- Note: You will need to keep repeating this! Students have been trained to pick something right away and then deal with it and struggle through the production part of research projects. This project using this huge web resource is a great time introduce the way adults and scientists do research in real life: by taking time and care in the pre-research phase in order to concentrate narrowly and effectively once they have determined their best option. You will have at least 3-4 students in each class period who will not have settled on a project idea today and that is ok! Encourage them to spend quiet time at home, schedule a follow up for later in the week to discuss options, and suggest some of your own as well.
3. Once students have signed up with you for their topic and partner, tell students that then it will be time for them to do some individual research on their approved topic. Let students know that you will be there to help fill in any gaps in their knowledge/understanding that they find as they research their topic. Tell them that your job throughout this process is to be their personal coach and partner: as they come upon questions or concerns unique to their project, they can come to you so you can figure it out together.
1. The first ten minutes after your announcements will be busy: Students will be lining up to get their topic approved with you, signing out their laptops at the front of the room, and finding a place to work with their partner. Move through the topic approval piece as quickly as possible so the bulk of students can get started on their individual work. Ask students who have bigger questions to wait until you've signed up students who are ready to do so. At that point, the room will have settled into a calmer place and you will be able to focus more directly on the students who want to brainstorm ideas before committing to a topic.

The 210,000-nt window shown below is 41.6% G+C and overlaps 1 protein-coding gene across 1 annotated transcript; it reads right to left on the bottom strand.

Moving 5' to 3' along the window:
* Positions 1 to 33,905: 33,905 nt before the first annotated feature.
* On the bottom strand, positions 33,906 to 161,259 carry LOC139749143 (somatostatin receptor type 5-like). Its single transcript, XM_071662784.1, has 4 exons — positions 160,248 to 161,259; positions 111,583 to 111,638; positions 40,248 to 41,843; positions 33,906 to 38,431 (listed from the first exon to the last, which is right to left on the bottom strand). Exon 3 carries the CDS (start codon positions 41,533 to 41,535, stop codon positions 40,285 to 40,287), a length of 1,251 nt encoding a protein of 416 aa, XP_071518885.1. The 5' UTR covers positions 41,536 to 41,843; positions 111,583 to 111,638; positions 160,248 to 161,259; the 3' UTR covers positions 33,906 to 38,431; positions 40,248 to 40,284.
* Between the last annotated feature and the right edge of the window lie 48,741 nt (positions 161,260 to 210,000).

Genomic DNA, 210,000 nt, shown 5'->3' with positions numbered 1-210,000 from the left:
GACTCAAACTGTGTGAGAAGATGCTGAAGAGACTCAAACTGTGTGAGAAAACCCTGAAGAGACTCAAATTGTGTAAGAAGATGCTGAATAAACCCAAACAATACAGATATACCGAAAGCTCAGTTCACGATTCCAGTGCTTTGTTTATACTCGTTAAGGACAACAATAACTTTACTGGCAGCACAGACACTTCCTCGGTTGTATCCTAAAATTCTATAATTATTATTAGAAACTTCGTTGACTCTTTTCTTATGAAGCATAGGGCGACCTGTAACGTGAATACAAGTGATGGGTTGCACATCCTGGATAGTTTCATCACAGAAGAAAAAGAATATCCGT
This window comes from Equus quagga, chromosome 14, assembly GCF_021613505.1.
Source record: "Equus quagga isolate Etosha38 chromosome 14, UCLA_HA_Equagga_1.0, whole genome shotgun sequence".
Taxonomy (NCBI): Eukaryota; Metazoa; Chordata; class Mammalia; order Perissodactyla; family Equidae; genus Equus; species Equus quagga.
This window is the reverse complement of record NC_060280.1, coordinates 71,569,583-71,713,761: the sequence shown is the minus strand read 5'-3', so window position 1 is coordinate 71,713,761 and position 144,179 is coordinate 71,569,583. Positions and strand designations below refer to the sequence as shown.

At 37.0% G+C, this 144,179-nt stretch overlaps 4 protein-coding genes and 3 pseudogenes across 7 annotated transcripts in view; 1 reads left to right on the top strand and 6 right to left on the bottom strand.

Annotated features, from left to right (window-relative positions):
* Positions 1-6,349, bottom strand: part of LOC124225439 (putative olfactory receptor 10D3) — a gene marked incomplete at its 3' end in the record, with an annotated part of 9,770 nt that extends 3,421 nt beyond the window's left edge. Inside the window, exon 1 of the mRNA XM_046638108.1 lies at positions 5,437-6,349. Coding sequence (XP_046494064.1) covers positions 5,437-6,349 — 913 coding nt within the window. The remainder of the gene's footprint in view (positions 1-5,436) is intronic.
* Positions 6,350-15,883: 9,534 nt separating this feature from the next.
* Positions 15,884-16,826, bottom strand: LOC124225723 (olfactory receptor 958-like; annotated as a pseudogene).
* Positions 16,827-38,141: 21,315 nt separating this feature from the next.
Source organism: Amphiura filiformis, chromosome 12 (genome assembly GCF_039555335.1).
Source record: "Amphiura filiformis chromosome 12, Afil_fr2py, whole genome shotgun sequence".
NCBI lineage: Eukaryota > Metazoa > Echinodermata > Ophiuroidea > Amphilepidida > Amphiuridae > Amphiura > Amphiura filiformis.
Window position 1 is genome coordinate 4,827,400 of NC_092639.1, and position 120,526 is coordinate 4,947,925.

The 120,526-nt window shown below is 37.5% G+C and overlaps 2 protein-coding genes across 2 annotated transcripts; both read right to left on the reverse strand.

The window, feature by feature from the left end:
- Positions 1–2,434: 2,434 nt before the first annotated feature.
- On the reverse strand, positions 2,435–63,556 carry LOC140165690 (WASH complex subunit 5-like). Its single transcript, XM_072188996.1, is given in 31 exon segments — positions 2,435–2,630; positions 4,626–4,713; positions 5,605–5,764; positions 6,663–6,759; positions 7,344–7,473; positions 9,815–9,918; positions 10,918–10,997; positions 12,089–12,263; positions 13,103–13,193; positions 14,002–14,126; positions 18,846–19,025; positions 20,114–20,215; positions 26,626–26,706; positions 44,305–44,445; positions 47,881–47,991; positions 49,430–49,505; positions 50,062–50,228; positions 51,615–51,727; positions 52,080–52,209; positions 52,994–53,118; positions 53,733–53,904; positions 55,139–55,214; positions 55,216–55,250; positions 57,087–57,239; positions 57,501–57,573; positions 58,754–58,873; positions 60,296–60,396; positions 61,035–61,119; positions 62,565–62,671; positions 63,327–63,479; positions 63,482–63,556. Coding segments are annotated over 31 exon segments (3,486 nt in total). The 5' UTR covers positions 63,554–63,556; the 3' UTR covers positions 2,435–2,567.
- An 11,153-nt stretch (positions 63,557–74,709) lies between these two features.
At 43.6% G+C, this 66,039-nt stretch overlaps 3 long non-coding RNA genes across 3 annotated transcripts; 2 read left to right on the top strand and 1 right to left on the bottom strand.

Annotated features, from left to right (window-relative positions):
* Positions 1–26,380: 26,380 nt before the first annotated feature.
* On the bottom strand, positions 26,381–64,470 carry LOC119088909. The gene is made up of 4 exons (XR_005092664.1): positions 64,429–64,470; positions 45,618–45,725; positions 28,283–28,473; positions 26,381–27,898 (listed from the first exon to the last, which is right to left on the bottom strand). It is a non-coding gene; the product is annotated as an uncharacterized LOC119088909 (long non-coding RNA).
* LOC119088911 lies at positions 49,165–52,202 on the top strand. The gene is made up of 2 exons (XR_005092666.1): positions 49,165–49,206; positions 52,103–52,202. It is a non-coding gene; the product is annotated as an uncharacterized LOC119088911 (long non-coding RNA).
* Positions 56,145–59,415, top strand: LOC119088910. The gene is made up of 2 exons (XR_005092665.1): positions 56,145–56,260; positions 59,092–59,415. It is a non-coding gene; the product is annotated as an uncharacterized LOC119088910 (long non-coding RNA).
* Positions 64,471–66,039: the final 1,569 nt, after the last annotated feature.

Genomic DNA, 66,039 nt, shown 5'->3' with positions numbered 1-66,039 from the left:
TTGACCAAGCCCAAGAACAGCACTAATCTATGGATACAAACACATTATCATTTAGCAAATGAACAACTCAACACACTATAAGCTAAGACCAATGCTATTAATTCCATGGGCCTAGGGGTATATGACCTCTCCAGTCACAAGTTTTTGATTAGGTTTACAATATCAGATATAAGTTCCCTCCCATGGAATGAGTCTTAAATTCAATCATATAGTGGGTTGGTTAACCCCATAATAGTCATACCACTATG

2. Tips for a successful work session include:
- Have students spread out around the room at the lab tables or their desks: I tend to organize the room so that each lab table has only one project pair seated there and that the student pairs at desks separate themselves into their own space within the room. This reduces distractions and off task conversations.
- Some student pairs may request to shift to a more isolated spot on the bench just outside the classroom or to go to the library to confer with the librarian. I typically grant those requests and I make sure to tell the librarian ahead of time about the project and to check on her availability during our class sessions.
- During this session, I tend to stay at the front of the room and let students get into their own personal research mode and so that students can discuss and sign up for their topic with me one on one. Many of those conversations can shift into a coaching session about areas to think about researching or specific topics they may need additional information about in order to fully understand their topic. For example, students may need your help to unpack how vaccines work or how the viruses infect a cell in order to understand how their chosen treatment uses those biological processes to fight cancer.